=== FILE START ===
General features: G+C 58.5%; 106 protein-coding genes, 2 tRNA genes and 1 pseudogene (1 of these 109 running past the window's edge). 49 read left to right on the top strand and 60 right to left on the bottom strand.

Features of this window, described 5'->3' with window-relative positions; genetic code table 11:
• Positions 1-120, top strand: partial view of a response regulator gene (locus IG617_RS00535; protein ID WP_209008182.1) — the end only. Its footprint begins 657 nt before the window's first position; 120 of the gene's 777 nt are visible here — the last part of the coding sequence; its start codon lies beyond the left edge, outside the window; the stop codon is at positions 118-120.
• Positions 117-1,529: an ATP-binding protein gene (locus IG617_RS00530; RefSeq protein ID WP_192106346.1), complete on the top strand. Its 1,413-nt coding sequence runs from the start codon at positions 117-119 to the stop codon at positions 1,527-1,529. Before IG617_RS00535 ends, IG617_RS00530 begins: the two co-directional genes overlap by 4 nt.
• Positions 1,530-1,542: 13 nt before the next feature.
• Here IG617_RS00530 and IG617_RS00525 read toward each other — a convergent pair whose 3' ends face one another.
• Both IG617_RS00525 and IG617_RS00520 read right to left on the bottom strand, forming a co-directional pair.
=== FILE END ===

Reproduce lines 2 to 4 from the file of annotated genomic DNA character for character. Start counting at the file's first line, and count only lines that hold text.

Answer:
Features of this window, described 5'->3' with window-relative positions; genetic code table 11:
• Positions 1-120, top strand: partial view of a response regulator gene (locus IG617_RS00535; protein ID WP_209008182.1) — the end only. Its footprint begins 657 nt before the window's first position; 120 of the gene's 777 nt are visible here — the last part of the coding sequence; its start codon lies beyond the left edge, outside the window; the stop codon is at positions 118-120.
• Positions 117-1,529: an ATP-binding protein gene (locus IG617_RS00530; RefSeq protein ID WP_192106346.1), complete on the top strand. Its 1,413-nt coding sequence runs from the start codon at positions 117-119 to the stop codon at positions 1,527-1,529. Before IG617_RS00535 ends, IG617_RS00530 begins: the two co-directional genes overlap by 4 nt.